May 7, 2014
By Sierra Rayne
With global temperature data now available for the first three months of 2014, an interesting trend has clearly emerged: global cooling.
No longer is it just a hypothesis. For the first quarter of each calendar year since 2002, it is effectively a fact at reasonably strong statistical significance. Here is the data.
That downward trend since 2002 has a p-value of 0.097 (r=-0.48), which is below the p=0.10 (90%) threshold used in many climate science studies for statistical significance, and very close to the standard p=0.05 (95%) threshold generally employed across the physical and biological sciences. The same level of statistical significance is obtained regardless of whether parametric or non-parametric trend analysis methods are employed.
Some readers may be looking at this plot and thinking that the global climate data since 1880 looks a lot like a cycle, with a stable period (of neither warming nor cooling) of, say, 140 years in length between the approximately 70-year long alternating cool and warm periods. It certainly has that appearance. If such is the case, we would expect a return to "normal" January-March global temperatures by 2050, give or take a decade or two.
In the United States, the January-March 2014 temperature was well below the 20th-century average. There has been no statistically significant trend in January-March temperatures in the contiguous USA since 1980.
None, for 35 years and counting. The same lack of trend applies for the December-February temperatures. Depending on how you define winter, either – or both – of these timeframes is considered the wintertime period.
So there has been absolutely no change in wintertime temperatures in the United States since before Reagan was president, and yet the The Guardian is reporting that the latest National Climate Assessment finds climate change to be a "clear and present danger" and that "Americans are noticing changes all around them ... Winters are generally shorter and warmer."
There is no trend – I repeat: no trend – in wintertime temperatures in the United States since 1980.
On an annual basis ending in March, there has been no change in the contiguous U.S. temperature since 1986 (actually, probably since 1985, but we'll give the alarmists the benefit on this). You get the same result on a calendar-year basis. That's right: there has been no change in annual temperatures for the United States since Bon Jovi had a number-one hit with "You Give Love a Bad Name," the Bangles were telling us to "Walk Like an Egyptian," Madonna was asking her papa not to preach, and Robert Palmer was "Addicted to Love."
According to Virginia Burkett, the chief scientist for global change at the U.S. Geological Survey, "all areas are getting hotter." All of them? So bold, yet so inaccurate. The entire Ohio Valley climate division has not seen any significant warming on an annual basis since 1896. The entire U.S. South climate division hasn't warmed since 1907. Neither has the entire Southeast climate division since 1896.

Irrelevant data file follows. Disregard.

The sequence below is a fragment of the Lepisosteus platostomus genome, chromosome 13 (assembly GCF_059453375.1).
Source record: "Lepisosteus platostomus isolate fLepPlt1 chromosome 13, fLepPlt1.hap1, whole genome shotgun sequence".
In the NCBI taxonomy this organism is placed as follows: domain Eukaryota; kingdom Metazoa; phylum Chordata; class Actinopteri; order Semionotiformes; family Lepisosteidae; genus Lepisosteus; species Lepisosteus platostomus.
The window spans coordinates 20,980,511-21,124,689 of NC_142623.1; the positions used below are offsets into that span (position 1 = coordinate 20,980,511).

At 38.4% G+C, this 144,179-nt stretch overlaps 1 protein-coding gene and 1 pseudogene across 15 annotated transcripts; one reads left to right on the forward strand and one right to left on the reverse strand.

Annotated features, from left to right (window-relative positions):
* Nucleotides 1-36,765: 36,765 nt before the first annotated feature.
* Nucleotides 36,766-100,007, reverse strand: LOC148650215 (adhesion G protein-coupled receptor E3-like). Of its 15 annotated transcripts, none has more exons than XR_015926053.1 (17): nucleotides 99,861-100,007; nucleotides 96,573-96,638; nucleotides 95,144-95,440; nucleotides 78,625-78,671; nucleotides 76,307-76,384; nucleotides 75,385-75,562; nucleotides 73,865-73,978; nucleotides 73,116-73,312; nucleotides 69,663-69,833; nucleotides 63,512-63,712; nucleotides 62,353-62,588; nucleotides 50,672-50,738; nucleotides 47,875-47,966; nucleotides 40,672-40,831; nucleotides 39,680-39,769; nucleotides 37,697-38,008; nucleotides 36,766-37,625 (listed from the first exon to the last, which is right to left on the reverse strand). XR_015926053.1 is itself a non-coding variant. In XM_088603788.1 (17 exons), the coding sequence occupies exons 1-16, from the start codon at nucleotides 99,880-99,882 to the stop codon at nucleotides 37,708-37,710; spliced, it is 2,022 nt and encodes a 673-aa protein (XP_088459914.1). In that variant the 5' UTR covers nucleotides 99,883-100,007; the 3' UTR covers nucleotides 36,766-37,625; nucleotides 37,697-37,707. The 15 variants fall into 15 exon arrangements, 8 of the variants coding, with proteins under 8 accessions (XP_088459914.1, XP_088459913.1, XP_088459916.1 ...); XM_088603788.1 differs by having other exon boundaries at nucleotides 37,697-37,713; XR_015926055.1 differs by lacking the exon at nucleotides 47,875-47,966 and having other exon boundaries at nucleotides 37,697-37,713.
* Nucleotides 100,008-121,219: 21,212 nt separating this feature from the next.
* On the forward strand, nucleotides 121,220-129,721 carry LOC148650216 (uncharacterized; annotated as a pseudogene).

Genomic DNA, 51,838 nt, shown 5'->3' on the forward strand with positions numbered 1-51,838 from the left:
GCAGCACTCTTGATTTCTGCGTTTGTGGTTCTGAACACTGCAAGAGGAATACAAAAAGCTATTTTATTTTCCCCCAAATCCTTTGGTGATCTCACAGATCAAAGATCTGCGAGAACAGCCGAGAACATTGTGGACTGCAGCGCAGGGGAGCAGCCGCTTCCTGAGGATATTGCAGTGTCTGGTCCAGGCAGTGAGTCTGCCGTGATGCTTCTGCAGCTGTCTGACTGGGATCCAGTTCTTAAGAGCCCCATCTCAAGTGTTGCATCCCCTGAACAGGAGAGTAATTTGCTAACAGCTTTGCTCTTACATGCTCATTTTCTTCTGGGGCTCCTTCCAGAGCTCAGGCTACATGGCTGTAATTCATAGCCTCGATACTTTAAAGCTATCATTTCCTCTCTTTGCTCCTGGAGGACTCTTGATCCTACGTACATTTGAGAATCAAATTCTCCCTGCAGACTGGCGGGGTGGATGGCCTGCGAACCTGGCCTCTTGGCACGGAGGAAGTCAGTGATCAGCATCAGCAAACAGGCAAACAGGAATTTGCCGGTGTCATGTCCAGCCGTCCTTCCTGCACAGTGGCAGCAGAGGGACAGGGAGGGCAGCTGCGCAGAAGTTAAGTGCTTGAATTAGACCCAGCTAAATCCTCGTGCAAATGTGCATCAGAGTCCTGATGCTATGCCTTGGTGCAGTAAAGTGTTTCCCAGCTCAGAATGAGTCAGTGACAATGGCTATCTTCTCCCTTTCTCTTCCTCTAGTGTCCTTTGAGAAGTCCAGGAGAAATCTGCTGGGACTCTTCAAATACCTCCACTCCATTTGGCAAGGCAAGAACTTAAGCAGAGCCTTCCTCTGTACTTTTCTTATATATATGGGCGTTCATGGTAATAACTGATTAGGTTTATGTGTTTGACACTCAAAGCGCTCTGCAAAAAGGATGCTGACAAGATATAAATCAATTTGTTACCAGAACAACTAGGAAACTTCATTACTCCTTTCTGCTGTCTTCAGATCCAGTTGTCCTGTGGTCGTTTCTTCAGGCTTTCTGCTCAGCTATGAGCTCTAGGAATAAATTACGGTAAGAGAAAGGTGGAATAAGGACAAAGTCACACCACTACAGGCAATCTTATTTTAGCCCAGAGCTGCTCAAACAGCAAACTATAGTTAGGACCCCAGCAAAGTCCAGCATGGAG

The National Climate Assessment claims that "summers are longer and hotter." Hotter summers? There is no trend in the average June-August temperature (aka summer) in the USA since 1930. Same lack of trend for July and August average temperatures.
On an annual basis ending in March (allowing us to use the most complete dataset possible), global warming stopped cold in statistical terms during 1997. And since 2002, the correlation coefficient has – in fact – turned slightly negative. Very weak evidence for global cooling, but on the balance of probabilities, since 2002, there is more statistical evidence for global cooling than there is for global warming. Scientists such as Don Easterbrook, a professor emeritus of geology at Western Washington University, have been making similar predictions for global temperatures.
In the Southern Hemisphere, where climate scientists are now apparently warning that the "Antarctic Ice Shelf [is] on [the] brink of unstoppable melt that could raise sea levels for 10,000 years," the annual cooling trend since 2003 is even more probable (r=-0.22, p-value as low as 0.34 using non-parametric approaches).
The poor-quality science reporting on climate change is ubiquitous. Over at the Daily Kos, we find a plot of "Global Temperature (meteorological stations)." Given that oceans cover 71 percent of the planet's surface, what possible meaning could a "global temperature" derived only from "meteorological stations" have? The answer is none. Any talk of a global temperature must include both land and sea data, and be properly weighted according to station type and location. And this assumes that the data itself is correct. Various climate skeptic websites have repeatedly shown that we need to doubt the data itself, not just the analyses.
As the countdown to the proposed climate agreement in 2015 ticks along, expect more of this hysterical nonsense not founded in the underlying data, as well as more concerted and emphatic denials of the global cooling phase we may be entering. One can only hope that the moderately conservative leaders in Canada, Australia, and the United Kingdom will not fall prey to the hysteria, but instead take a principled scientific stand in 2015 and lead the charge to reject any international climate agreements.
Unfortunately, many crony capitalists – including a number in the fossil fuels industry itself – are starting to see greater financial benefits for themselves by going along with the hysteria, rather than fighting for reality.
Perilous times indeed. The next couple years may not only see the end of America's economic domination on the world stage, passing the torch instead to communist China, but also witness the final death throes of rigorous, objective science in the public interest.